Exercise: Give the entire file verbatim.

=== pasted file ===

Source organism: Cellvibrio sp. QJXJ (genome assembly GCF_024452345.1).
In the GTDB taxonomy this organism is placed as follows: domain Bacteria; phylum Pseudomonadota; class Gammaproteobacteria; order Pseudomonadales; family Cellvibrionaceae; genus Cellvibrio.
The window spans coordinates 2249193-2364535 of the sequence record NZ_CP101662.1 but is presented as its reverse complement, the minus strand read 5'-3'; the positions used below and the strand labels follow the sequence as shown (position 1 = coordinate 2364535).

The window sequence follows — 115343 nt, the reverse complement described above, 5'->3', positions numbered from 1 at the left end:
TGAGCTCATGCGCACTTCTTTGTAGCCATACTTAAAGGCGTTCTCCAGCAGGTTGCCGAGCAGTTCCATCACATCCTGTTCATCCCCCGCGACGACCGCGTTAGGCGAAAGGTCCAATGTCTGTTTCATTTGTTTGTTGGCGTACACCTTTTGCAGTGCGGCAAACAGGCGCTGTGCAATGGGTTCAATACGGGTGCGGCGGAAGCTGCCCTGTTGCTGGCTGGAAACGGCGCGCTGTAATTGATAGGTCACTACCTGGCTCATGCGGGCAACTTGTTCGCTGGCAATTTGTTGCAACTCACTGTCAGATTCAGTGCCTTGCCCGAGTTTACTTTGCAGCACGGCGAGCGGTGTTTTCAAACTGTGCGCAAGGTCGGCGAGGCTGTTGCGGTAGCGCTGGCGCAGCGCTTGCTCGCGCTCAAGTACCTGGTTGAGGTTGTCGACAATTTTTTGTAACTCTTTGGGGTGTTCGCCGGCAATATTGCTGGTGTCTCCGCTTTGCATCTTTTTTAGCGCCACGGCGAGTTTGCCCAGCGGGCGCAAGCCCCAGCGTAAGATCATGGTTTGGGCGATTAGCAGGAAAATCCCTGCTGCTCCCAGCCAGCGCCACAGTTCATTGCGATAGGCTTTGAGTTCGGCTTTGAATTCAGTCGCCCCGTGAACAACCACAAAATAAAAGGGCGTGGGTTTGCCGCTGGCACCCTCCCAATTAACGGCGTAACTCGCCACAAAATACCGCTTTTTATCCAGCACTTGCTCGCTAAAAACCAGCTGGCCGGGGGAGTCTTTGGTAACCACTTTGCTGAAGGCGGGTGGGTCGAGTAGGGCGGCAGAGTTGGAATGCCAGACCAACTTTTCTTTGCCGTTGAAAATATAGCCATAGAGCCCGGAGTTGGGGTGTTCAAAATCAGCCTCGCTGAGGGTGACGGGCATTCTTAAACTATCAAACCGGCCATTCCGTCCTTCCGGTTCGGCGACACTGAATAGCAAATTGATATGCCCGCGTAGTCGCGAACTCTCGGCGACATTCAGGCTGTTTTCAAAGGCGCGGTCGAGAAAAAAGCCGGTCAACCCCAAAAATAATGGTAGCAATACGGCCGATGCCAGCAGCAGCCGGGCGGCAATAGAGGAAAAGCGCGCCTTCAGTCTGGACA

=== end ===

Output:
Source organism: Cellvibrio sp. QJXJ (genome assembly GCF_024452345.1).
In the GTDB taxonomy this organism is placed as follows: domain Bacteria; phylum Pseudomonadota; class Gammaproteobacteria; order Pseudomonadales; family Cellvibrionaceae; genus Cellvibrio.
The window spans coordinates 2249193-2364535 of the sequence record NZ_CP101662.1 but is presented as its reverse complement, the minus strand read 5'-3'; the positions used below and the strand labels follow the sequence as shown (position 1 = coordinate 2364535).

The window sequence follows — 115343 nt, the reverse complement described above, 5'->3', positions numbered from 1 at the left end:
TGAGCTCATGCGCACTTCTTTGTAGCCATACTTAAAGGCGTTCTCCAGCAGGTTGCCGAGCAGTTCCATCACATCCTGTTCATCCCCCGCGACGACCGCGTTAGGCGAAAGGTCCAATGTCTGTTTCATTTGTTTGTTGGCGTACACCTTTTGCAGTGCGGCAAACAGGCGCTGTGCAATGGGTTCAATACGGGTGCGGCGGAAGCTGCCCTGTTGCTGGCTGGAAACGGCGCGCTGTAATTGATAGGTCACTACCTGGCTCATGCGGGCAACTTGTTCGCTGGCAATTTGTTGCAACTCACTGTCAGATTCAGTGCCTTGCCCGAGTTTACTTTGCAGCACGGCGAGCGGTGTTTTCAAACTGTGCGCAAGGTCGGCGAGGCTGTTGCGGTAGCGCTGGCGCAGCGCTTGCTCGCGCTCAAGTACCTGGTTGAGGTTGTCGACAATTTTTTGTAACTCTTTGGGGTGTTCGCCGGCAATATTGCTGGTGTCTCCGCTTTGCATCTTTTTTAGCGCCACGGCGAGTTTGCCCAGCGGGCGCAAGCCCCAGCGTAAGATCATGGTTTGGGCGATTAGCAGGAAAATCCCTGCTGCTCCCAGCCAGCGCCACAGTTCATTGCGATAGGCTTTGAGTTCGGCTTTGAATTCAGTCGCCCCGTGAACAACCACAAAATAAAAGGGCGTGGGTTTGCCGCTGGCACCCTCCCAATTAACGGCGTAACTCGCCACAAAATACCGCTTTTTATCCAGCACTTGCTCGCTAAAAACCAGCTGGCCGGGGGAGTCTTTGGTAACCACTTTGCTGAAGGCGGGTGGGTCGAGTAGGGCGGCAGAGTTGGAATGCCAGACCAACTTTTCTTTGCCGTTGAAAATATAGCCATAGAGCCCGGAGTTGGGGTGTTCAAAATCAGCCTCGCTGAGGGTGACGGGCATTCTTAAACTATCAAACCGGCCATTCCGTCCTTCCGGTTCGGCGACACTGAATAGCAAATTGATATGCCCGCGTAGTCGCGAACTCTCGGCGACATTCAGGCTGTTTTCAAAGGCGCGGTCGAGAAAAAAGCCGGTCAACCCCAAAAATAATGGTAGCAATACGGCCGATGCCAGCAGCAGCCGGGCGGCAATAGAGGAAAAGCGCGCCTTCAGTCTGGACA